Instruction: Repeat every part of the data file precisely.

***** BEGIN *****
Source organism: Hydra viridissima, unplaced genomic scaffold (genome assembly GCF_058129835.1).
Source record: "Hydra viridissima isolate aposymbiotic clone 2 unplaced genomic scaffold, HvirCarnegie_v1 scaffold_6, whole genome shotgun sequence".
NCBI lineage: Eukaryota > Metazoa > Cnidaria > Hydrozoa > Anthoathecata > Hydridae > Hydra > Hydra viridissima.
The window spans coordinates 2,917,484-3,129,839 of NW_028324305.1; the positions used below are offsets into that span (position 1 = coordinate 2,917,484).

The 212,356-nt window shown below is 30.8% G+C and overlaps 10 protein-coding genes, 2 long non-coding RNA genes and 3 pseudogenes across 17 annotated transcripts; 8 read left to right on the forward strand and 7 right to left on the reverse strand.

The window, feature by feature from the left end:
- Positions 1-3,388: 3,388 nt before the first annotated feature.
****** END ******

Source organism: Hydra viridissima, unplaced genomic scaffold (genome assembly GCF_058129835.1).
Source record: "Hydra viridissima isolate aposymbiotic clone 2 unplaced genomic scaffold, HvirCarnegie_v1 scaffold_6, whole genome shotgun sequence".
NCBI lineage: Eukaryota > Metazoa > Cnidaria > Hydrozoa > Anthoathecata > Hydridae > Hydra > Hydra viridissima.
The window spans coordinates 2,917,484-3,129,839 of NW_028324305.1; the positions used below are offsets into that span (position 1 = coordinate 2,917,484).

The 212,356-nt window shown below is 30.8% G+C and overlaps 10 protein-coding genes, 2 long non-coding RNA genes and 3 pseudogenes across 17 annotated transcripts; 8 read left to right on the forward strand and 7 right to left on the reverse strand.

The window, feature by feature from the left end:
- Positions 1-3,388: 3,388 nt before the first annotated feature.